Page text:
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The Honolulu Advertiser
Posted on: Thursday, May 2, 2002

U.S. manufacturing slows

By Carlos Torres
Bloomberg News Service

WASHINGTON — U.S. manufacturing expanded less than expected in April, suggesting the economy's rebound slowed after the strongest quarterly growth in two years.

The Institute for Supply Management's factory index slipped to 53.9 last month from 55.6 in March. The drop in the index reflected slowdowns in orders and employment. The index has been greater than 50, signaling growth, since February. Those gains follow an 18-month slump that began in August 2000.

"There has definitely been a shift of gears here from recovery to more moderate growth," said John Silvia, chief economist at Wachovia Corp. in Charlotte. "We are still producing, but the momentum has slowed."

The economy surged in the first quarter as businesses slowed the pace at which they reduced their inventories. That process is about at an end, and until consumer and business demand accelerates, growth is likely to be slower, economists said.

Carmakers are likely to report stepped up orders and production soon. General Motors Corp. and DaimlerChrysler AG's Chrysler unit reported increases last month as total car sales climbed to an annual rate of 17.4 million from an average 16.3 million during the first quarter. Last year, vehicle sales totaled 17.2 million, the second highest ever.

The economy expanded at a 5.8 percent annual pace in the first three months of the year, propelled by consumer spending and a slowing in the pace at which businesses cut inventories following a record decrease from October to December. Stockpiles fell at a $36.2 billion annual pace from January through March following a $119.3 billion drop in the last three months of 2001.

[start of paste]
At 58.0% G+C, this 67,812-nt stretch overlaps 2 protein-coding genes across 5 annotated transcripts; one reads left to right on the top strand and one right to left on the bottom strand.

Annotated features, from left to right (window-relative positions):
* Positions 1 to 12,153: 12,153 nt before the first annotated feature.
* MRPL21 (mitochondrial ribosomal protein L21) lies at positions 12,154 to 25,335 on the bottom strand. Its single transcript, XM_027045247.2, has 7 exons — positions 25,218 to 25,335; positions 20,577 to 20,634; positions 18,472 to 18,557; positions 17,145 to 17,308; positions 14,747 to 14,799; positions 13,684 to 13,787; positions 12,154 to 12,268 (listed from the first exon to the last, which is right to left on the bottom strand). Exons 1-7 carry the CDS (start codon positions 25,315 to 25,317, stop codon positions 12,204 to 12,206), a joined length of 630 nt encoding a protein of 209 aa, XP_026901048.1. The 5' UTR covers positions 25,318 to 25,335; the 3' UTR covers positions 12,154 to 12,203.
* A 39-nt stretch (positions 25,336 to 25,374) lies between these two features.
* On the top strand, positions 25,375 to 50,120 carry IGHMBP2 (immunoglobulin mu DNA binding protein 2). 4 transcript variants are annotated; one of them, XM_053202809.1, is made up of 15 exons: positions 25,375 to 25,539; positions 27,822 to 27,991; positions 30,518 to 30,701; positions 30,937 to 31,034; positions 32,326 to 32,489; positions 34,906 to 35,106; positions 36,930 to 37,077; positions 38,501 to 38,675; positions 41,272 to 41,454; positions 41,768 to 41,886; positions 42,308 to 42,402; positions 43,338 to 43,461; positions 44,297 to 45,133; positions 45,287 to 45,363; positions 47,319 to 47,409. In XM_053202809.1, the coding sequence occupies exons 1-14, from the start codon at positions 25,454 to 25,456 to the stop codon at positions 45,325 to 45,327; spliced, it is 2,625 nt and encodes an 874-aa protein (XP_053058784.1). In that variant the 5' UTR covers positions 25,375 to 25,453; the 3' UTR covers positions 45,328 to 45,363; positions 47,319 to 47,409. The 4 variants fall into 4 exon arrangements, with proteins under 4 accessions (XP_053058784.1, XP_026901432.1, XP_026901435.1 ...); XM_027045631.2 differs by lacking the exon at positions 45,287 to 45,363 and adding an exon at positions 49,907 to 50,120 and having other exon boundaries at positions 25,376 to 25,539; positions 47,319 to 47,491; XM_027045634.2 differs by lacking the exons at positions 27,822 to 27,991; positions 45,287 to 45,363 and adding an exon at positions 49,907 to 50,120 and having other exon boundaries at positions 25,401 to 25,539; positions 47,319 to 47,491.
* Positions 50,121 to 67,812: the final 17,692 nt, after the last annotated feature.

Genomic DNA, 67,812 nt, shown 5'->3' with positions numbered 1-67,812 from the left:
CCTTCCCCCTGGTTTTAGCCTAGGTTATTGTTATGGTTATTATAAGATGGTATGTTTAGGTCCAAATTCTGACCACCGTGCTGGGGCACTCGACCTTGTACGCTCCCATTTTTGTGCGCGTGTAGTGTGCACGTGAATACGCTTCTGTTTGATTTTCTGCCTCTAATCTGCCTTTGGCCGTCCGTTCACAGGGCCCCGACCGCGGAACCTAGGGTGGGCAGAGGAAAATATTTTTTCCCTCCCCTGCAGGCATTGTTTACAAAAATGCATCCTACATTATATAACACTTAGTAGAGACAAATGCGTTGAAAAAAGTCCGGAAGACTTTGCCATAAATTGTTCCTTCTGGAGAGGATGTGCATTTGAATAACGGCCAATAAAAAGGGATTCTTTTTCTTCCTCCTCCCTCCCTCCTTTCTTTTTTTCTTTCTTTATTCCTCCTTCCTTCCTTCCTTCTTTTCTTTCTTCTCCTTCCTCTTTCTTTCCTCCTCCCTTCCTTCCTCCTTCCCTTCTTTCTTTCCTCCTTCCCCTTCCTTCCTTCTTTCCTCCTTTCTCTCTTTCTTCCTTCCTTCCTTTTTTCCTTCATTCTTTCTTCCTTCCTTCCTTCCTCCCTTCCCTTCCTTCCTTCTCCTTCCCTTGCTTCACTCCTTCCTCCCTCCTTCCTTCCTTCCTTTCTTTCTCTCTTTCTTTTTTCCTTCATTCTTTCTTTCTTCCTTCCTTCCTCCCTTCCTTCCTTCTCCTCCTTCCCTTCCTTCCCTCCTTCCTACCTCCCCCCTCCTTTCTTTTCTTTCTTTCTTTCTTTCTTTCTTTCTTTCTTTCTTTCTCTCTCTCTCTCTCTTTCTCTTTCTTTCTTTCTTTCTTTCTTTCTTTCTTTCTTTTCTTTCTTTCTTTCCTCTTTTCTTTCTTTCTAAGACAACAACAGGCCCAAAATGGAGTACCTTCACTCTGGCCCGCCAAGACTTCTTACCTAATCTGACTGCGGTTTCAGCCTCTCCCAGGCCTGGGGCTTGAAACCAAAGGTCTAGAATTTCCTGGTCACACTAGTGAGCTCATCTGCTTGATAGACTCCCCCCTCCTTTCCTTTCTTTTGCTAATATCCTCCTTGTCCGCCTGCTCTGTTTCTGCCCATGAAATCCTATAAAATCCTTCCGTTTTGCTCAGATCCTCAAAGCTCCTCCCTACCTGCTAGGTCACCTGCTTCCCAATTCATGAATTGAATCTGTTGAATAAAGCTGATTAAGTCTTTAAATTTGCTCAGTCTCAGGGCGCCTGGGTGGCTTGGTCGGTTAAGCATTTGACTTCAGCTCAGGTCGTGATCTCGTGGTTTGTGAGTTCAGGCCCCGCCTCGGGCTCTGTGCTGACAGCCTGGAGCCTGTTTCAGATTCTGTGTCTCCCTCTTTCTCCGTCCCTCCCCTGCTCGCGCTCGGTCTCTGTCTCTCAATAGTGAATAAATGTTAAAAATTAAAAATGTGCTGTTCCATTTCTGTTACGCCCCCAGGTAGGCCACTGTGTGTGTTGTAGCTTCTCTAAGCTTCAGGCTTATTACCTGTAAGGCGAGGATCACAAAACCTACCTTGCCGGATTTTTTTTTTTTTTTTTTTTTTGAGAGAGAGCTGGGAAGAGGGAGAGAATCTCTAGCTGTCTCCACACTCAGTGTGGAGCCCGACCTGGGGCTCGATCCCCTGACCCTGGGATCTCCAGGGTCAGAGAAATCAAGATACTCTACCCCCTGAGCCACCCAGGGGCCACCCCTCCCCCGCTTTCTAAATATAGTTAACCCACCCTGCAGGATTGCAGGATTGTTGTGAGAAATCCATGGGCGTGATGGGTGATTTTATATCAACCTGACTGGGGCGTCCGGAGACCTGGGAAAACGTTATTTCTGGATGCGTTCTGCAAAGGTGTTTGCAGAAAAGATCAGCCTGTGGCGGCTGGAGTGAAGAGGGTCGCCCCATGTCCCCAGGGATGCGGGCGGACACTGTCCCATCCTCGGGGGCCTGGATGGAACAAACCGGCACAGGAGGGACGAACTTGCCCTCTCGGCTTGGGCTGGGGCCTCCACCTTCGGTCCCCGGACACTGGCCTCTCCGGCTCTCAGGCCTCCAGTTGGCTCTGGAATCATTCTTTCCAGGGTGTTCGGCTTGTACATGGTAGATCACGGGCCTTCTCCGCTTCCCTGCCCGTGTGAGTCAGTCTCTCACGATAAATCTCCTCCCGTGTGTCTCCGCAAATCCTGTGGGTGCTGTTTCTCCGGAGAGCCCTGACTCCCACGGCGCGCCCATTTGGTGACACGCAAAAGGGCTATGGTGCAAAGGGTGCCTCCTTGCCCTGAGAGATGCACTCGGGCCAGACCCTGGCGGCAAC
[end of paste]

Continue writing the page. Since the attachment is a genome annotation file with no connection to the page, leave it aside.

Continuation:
The pace of economic growth will probably slow to a 3.4 percent rate this quarter and stay close to that pace in the second half of the year, according to the latest consensus estimate of the Blue Chip Economic Indicators, as smaller adjustments are needed to get inventories in balance with demand.

Meantime, the economic rebound in the United States is helping the rest of the world recover. U.K. manufacturing expanded for a third month in April, an industry survey showed. The Chartered Institute of Purchasing and Supply's index rose to 53.4 last month from 50.6. A reading above 50 indicates expansion.

A separate report from the Commerce Department showed construction spending fell a larger-than-expected 0.9 percent in March, reflecting less work on government projects.